What we do

Our Research Centre deals with studying the properties of cells derived from placenta for their application in the regenerative medicine.


See the list of all CREM scientific publications since 2002


Eugenia Menni Research Centre aims to maintain high levels of quality in the scientific design and production as well as  in staff training.
In order to maintain professional, organizational and design quality, the Research Centre has been inspired by  Total Quality Management, aimed at Ongoing Quality Improvement.


The Research Centre is certified according to UNI EN ISO 9001:2015  for the following application field:  “Experimental Research Laboratory in the Biomedical sector and for Regenerative Medicine”   (IAF 34).


 Since 2005 CREM has been recognized among the Research and Technology Transfer Centers  (CRTT) by Lombardy Region. 

Research lines 

Our history …. to this day 
Since its constitution in 2002, Eugenia Menni Research Centre (CREM) has focused its activity on the study of human placenta at term as an alternative resource of adult stem cells. CREM boasts of being among the pioneers of such research and has not only contributed to the foundation of this innovative research line in a frontier sector such as the regenerative medicine, but has also contributed to the founding of an international company, International Placenta Stem Cell Society (IPLASS, www.iplassociety.org). IPLASS  is aimed at creating an international network of researchers to discuss jointly the results and to spread, promote, improve and let the basic and clinical research go ahead. In 2014, Professor Ornella Parolini, Director and Founder of CREM,  was renamed for the second time, as sign of her commitment to enhance the knowledge of therapeutic potential of cells and placental derivatives.  
To date, Eugenia Menni Research Centre of Fondazione Poliambulanza is recognized  worldwide for its contributions within this line of research, thus continuing being a promoter. 

Innovative approaches within the regenerative medicine by using cells isolated from human placenta 
Within the research on new resources of adult stem cells, human placenta at term turns out to be particulary interesting,  since placental tissues originate in the early stages of embryonic development  and may contain cells with a still unripe phenotype; its immunological characteristics are therefore crucial in maintaining  maternal-fetal tolerance.  This aspect makes placenta cells an ideal candidate for utilization in cell therapy approaches. Being a waste material, the recovery of cells from placenta does not involve any invasive procedure for the donor and their utilization does not result in any ethical issues.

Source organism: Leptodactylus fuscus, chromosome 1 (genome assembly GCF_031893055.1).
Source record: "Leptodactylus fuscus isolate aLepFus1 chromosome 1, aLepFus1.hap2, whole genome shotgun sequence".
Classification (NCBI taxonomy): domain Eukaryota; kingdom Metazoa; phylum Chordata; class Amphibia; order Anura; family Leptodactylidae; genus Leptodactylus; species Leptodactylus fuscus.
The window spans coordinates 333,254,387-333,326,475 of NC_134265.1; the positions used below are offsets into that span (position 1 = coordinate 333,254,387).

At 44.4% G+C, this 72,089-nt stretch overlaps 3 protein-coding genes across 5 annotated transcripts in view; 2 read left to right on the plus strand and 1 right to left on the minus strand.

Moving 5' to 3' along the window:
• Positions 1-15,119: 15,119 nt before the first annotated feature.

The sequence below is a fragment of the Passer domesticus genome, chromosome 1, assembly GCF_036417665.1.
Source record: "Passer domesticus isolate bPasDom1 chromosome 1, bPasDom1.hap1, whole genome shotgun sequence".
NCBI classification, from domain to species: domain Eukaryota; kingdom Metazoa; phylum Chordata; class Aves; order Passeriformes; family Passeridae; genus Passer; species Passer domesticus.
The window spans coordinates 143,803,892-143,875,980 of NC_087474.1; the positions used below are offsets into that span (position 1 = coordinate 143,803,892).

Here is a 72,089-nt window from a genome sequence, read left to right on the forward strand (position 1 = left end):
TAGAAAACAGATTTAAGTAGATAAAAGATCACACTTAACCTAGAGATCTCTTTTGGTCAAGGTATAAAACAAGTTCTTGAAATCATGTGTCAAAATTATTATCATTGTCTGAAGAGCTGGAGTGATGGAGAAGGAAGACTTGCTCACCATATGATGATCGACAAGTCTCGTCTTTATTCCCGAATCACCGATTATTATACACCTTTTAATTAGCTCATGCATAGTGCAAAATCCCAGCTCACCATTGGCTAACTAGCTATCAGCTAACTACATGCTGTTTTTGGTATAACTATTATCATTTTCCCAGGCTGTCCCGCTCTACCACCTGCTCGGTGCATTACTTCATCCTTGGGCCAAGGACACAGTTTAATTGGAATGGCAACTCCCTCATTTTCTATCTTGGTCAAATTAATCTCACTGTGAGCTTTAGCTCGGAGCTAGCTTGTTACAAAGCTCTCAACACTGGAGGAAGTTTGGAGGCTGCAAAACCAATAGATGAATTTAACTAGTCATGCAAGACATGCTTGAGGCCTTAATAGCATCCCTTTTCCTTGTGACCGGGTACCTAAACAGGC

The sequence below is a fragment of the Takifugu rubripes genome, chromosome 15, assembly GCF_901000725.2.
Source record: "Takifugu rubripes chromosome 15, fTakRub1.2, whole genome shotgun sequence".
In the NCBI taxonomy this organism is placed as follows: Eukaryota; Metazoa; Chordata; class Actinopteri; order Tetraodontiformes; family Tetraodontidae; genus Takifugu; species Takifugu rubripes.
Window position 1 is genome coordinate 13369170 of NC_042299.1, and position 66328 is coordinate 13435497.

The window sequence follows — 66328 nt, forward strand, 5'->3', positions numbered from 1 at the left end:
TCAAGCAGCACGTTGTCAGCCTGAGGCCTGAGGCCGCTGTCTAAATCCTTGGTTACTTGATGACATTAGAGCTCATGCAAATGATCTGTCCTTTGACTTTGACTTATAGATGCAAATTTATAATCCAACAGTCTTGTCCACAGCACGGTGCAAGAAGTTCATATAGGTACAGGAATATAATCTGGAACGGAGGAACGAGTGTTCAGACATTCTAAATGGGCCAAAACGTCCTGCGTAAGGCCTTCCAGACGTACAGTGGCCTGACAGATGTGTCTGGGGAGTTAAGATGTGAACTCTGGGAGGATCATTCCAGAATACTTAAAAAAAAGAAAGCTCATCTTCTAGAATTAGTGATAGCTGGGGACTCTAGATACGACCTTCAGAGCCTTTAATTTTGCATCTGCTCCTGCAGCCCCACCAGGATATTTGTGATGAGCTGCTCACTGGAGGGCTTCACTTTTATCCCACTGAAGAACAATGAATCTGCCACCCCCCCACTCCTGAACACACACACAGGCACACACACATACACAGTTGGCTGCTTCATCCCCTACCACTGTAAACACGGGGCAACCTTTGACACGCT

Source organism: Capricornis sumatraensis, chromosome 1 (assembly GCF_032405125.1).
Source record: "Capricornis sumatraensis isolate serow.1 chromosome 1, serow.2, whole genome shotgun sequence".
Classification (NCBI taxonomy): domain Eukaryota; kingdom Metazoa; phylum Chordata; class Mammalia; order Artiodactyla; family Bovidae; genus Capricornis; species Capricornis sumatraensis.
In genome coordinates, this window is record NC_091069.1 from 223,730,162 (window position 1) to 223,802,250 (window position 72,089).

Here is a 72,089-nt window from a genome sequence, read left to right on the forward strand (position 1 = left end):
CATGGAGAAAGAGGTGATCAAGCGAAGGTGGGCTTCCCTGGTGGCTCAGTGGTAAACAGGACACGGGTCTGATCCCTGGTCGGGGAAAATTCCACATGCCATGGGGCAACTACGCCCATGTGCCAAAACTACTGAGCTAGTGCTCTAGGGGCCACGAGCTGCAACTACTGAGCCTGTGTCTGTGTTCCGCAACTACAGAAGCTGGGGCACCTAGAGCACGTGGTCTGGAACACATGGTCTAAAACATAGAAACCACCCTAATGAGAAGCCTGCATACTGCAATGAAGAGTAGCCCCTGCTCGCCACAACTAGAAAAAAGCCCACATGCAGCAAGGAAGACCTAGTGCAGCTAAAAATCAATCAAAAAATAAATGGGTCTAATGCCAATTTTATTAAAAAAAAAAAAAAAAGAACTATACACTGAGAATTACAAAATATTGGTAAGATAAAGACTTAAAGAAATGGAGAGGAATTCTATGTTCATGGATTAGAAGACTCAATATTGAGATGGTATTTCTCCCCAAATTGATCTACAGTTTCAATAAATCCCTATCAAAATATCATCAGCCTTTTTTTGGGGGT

Our studies are focused on different activities aimed at identifying the potential of human placenta in the regenerative medicine.

I) In Vitro studies on placenta derivatives and cells’ properties
Among which:
i) Optimizing protocols regarding human placenta’s isolation, culture and cryopreservation, among which, for instance, the cell culture medium. 
ii) Studying the basic characterisation of placental cells and derivatives, including, for example, the analysis of the placental tissues’ cellular subpopulations’ phenotype and cells’ capability of cellular differentiation; 
iii) Studying the immunomodulating activity of placental cells and derivatives by evaluating their effect on different cell populations such as T lymphocytes, dendritic cells and macrophages and testing the soluble factors secreted; 
iv)   Estimating the placental cells and derivatives’ effect on the proliferation of cancer cells. 


II) Therapy approaches by using placental cells and derivatives in pre-clinic models 
These studies provide for the transplantation of amniotic cells and/or their derivatives, such as the media collected after culture of these cells, in pathological animal models in order to estimate their capacity to reduce the progress  of  the disease or even “repair” the damage induced by the disease itself.  
Based on the characteristics reported by placental cells, different pathological models are being studied. For example, based on their immunomodulatory properties, placental cells are used as treatment in preclinical models of various  inflammatory-related pathologies, such as pulmonary fibrosis, liver fibrosis and also autoimmune diseases.  

CREM Report Activity 

Download the activity report: 

10 years of CREM


20 years of CREM


Work at CREM 

Do you aspire to a particular job opportunity at Eugenia Menni Research Centre ? 

  • Experimental Degree Thesis 
  • Postgraduate scholarships 
  • Postdoctoral position
  • Researcher
  • Editorial - Scientific writing


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Describe your scientific interests, please attach your CV and any reference letters.